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Leave the 17th Amendment alone

<p>&lt;p&gt;Every state has two U.S. senators, chosen by voters, but the system didn&amp;#039;t always work this way.&lt;/p&gt;</p>
Leave the 17th Amendment alone
Leave the 17th Amendment alone

Every state has two U.S. senators, chosen by voters, but the system didn't always work this way. Before 1913, senators were elected by state legislatures, not the public, until the 17th Amendment to the U.S. Constitution shifted power into the hands of the American electorate.

What's amazing is how many Republicans want to shift the power back the other way, taking control away from voters and giving it back to state lawmakers. Among them is Rep. Jeff Flake (R), a U.S. Senate candidate in Arizona this year.

Flake advocated additional deep cuts in taxes and spending and the wholesale repeal of federal regulations. He said he opposed any restrictions on guns, ammunition or magazines, despite a string of recent shootings. He also said he favored eliminating both the federal Department of Energy and the Department of Education. He even said he preferred having state legislatures appoint U.S. Senators instead of the voters, a system that changed in 1912 with the adoption of the 17th Amendment.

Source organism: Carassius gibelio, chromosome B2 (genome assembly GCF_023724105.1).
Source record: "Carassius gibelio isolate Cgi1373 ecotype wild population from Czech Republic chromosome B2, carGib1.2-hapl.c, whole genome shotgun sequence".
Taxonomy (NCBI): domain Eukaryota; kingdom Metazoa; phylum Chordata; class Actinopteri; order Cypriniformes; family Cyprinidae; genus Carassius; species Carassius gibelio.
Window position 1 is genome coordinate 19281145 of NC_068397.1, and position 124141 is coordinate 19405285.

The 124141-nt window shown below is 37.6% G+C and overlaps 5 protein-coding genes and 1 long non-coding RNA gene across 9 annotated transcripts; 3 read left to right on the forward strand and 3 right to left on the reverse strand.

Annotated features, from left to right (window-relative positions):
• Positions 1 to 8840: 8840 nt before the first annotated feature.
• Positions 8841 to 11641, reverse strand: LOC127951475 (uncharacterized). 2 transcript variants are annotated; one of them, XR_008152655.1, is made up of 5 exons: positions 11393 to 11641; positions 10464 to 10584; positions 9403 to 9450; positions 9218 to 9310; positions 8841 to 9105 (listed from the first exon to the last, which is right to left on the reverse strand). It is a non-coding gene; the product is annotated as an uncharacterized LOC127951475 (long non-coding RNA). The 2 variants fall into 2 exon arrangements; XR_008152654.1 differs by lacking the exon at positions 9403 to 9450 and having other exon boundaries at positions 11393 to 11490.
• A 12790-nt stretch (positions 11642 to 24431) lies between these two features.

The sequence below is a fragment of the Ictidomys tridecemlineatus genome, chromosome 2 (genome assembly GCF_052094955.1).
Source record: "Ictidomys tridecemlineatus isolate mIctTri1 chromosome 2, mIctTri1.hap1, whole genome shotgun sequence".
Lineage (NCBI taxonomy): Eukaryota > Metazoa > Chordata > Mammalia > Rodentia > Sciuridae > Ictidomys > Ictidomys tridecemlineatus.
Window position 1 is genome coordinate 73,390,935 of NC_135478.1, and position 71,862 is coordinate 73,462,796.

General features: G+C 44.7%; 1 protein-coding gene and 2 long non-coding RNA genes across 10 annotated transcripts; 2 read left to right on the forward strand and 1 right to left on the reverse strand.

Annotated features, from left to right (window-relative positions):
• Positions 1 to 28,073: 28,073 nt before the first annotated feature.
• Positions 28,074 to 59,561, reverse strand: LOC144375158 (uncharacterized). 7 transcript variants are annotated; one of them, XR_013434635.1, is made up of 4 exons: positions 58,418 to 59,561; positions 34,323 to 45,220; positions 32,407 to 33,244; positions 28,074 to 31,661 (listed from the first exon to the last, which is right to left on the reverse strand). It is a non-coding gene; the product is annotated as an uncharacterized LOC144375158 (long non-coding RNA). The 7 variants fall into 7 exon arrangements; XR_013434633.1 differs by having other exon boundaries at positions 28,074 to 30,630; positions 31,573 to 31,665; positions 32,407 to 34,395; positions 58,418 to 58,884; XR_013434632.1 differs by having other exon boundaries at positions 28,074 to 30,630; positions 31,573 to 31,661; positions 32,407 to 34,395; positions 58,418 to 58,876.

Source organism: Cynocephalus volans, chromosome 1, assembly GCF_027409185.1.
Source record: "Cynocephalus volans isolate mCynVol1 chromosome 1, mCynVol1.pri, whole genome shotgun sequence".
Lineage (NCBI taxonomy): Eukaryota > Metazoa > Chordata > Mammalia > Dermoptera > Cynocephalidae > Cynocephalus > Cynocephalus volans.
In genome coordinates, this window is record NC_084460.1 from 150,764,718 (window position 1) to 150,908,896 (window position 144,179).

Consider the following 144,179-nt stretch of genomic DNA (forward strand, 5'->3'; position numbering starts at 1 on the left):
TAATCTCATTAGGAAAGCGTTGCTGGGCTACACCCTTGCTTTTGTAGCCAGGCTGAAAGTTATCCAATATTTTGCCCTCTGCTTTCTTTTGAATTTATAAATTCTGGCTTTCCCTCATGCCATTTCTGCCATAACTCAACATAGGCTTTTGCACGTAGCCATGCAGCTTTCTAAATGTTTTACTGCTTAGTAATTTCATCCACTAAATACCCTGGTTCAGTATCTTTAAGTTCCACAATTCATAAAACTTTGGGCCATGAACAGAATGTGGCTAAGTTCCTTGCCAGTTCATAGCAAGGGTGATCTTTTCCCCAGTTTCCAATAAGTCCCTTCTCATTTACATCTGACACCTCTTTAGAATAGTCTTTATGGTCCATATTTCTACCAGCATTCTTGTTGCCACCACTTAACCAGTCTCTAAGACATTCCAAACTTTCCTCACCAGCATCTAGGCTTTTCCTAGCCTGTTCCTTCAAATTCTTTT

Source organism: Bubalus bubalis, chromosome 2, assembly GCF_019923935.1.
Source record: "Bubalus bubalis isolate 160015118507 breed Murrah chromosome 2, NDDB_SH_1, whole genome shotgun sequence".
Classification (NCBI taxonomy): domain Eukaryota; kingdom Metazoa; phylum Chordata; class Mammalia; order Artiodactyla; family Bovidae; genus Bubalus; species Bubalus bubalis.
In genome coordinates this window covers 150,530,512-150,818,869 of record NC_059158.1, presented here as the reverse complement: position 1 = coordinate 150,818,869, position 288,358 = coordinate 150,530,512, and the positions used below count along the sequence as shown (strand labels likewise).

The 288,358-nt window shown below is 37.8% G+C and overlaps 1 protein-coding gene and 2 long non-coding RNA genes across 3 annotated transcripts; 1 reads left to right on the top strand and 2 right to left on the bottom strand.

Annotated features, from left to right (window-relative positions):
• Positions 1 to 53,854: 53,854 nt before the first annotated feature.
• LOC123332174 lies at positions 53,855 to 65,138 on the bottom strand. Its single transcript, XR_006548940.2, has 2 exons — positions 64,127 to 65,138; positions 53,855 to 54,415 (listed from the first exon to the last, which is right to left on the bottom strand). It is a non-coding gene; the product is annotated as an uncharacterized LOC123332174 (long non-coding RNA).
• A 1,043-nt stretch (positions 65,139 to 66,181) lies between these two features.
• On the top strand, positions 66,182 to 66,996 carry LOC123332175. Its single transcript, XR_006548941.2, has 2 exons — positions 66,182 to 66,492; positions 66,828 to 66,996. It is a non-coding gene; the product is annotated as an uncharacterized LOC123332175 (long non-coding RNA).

Flake's office later confirmed that the congressman pushed for repeal, and "has not introduced or supported bills on this issue," but nevertheless believes the power to elect senators should be taken away from American voters.

He's not alone. Roll Call reports today that other Republican U.S. Senate candidates, including Michigan's Pete Hoekstra, Indiana's Richard Mourdock, and Missouri's Todd Akin are all on board with shifting power from voters to state legislatures.

If this sounds vaguely familiar, there's a reason -- in 2010, all kinds of far-right Republican candidates endorsed repeal of the 17th Amendment, and some even won anyway. Marc Ambinder reported at the time that the position has "become a part of the Tea Party orthodoxy."

What in the world are these people talking about? Apparently, the far-right believes that Congress will give states more power -- and shrink federal power in the process -- if the entire Senate is made up of officials beholden to state legislatures, not voters.

But the argument is not without irony -- we have Tea Partiers who claim to want "the American people" to have more power over their government arguing that "the American people" shouldn't even have the ability to elect their own senators.

Update: For more background on this, David Gans had a terrific item back in 2010 on the constitutional history. It's worth your time (thanks to D.P. for the tip).